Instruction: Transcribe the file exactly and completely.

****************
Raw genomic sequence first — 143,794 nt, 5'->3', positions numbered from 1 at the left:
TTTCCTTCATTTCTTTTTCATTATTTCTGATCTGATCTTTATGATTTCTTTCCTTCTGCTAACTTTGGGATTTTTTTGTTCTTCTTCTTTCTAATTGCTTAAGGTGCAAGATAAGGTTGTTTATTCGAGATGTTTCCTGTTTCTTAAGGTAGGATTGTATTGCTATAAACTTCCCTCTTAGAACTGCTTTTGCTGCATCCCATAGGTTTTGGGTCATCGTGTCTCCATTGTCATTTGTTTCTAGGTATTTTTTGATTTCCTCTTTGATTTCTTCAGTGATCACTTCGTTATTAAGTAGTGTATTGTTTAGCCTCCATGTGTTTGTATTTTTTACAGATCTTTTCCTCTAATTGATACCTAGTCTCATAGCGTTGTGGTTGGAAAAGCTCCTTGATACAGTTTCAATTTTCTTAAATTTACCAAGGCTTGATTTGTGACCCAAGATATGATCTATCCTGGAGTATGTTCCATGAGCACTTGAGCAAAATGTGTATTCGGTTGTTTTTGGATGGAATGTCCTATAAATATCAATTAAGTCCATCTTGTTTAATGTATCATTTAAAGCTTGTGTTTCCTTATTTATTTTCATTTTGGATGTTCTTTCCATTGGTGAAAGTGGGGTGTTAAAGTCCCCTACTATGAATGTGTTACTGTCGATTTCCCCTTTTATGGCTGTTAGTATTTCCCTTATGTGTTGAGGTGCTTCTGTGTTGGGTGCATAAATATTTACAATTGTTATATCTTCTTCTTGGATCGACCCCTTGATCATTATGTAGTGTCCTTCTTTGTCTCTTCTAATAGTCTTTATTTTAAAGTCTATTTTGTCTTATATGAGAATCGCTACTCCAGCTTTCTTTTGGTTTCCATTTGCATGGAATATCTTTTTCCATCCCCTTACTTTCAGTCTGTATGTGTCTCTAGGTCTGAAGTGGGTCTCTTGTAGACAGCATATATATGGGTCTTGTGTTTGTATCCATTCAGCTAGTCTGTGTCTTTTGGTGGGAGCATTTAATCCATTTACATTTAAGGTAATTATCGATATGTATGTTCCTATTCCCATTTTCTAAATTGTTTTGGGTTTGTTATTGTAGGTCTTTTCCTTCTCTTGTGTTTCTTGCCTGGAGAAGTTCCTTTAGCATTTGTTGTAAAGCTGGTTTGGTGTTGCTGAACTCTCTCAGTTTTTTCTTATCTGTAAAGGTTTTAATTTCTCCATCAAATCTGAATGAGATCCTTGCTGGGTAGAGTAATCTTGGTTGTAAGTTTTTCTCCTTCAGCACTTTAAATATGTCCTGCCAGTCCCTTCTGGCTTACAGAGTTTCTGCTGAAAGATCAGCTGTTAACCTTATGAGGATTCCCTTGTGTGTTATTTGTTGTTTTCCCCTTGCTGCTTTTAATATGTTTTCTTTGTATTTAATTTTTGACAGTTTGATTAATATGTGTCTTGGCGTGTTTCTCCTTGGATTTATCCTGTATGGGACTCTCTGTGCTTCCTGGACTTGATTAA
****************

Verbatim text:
Raw genomic sequence first — 143,794 nt, 5'->3', positions numbered from 1 at the left:
TTTCCTTCATTTCTTTTTCATTATTTCTGATCTGATCTTTATGATTTCTTTCCTTCTGCTAACTTTGGGATTTTTTTGTTCTTCTTCTTTCTAATTGCTTAAGGTGCAAGATAAGGTTGTTTATTCGAGATGTTTCCTGTTTCTTAAGGTAGGATTGTATTGCTATAAACTTCCCTCTTAGAACTGCTTTTGCTGCATCCCATAGGTTTTGGGTCATCGTGTCTCCATTGTCATTTGTTTCTAGGTATTTTTTGATTTCCTCTTTGATTTCTTCAGTGATCACTTCGTTATTAAGTAGTGTATTGTTTAGCCTCCATGTGTTTGTATTTTTTACAGATCTTTTCCTCTAATTGATACCTAGTCTCATAGCGTTGTGGTTGGAAAAGCTCCTTGATACAGTTTCAATTTTCTTAAATTTACCAAGGCTTGATTTGTGACCCAAGATATGATCTATCCTGGAGTATGTTCCATGAGCACTTGAGCAAAATGTGTATTCGGTTGTTTTTGGATGGAATGTCCTATAAATATCAATTAAGTCCATCTTGTTTAATGTATCATTTAAAGCTTGTGTTTCCTTATTTATTTTCATTTTGGATGTTCTTTCCATTGGTGAAAGTGGGGTGTTAAAGTCCCCTACTATGAATGTGTTACTGTCGATTTCCCCTTTTATGGCTGTTAGTATTTCCCTTATGTGTTGAGGTGCTTCTGTGTTGGGTGCATAAATATTTACAATTGTTATATCTTCTTCTTGGATCGACCCCTTGATCATTATGTAGTGTCCTTCTTTGTCTCTTCTAATAGTCTTTATTTTAAAGTCTATTTTGTCTTATATGAGAATCGCTACTCCAGCTTTCTTTTGGTTTCCATTTGCATGGAATATCTTTTTCCATCCCCTTACTTTCAGTCTGTATGTGTCTCTAGGTCTGAAGTGGGTCTCTTGTAGACAGCATATATATGGGTCTTGTGTTTGTATCCATTCAGCTAGTCTGTGTCTTTTGGTGGGAGCATTTAATCCATTTACATTTAAGGTAATTATCGATATGTATGTTCCTATTCCCATTTTCTAAATTGTTTTGGGTTTGTTATTGTAGGTCTTTTCCTTCTCTTGTGTTTCTTGCCTGGAGAAGTTCCTTTAGCATTTGTTGTAAAGCTGGTTTGGTGTTGCTGAACTCTCTCAGTTTTTTCTTATCTGTAAAGGTTTTAATTTCTCCATCAAATCTGAATGAGATCCTTGCTGGGTAGAGTAATCTTGGTTGTAAGTTTTTCTCCTTCAGCACTTTAAATATGTCCTGCCAGTCCCTTCTGGCTTACAGAGTTTCTGCTGAAAGATCAGCTGTTAACCTTATGAGGATTCCCTTGTGTGTTATTTGTTGTTTTCCCCTTGCTGCTTTTAATATGTTTTCTTTGTATTTAATTTTTGACAGTTTGATTAATATGTGTCTTGGCGTGTTTCTCCTTGGATTTATCCTGTATGGGACTCTCTGTGCTTCCTGGACTTGATTAA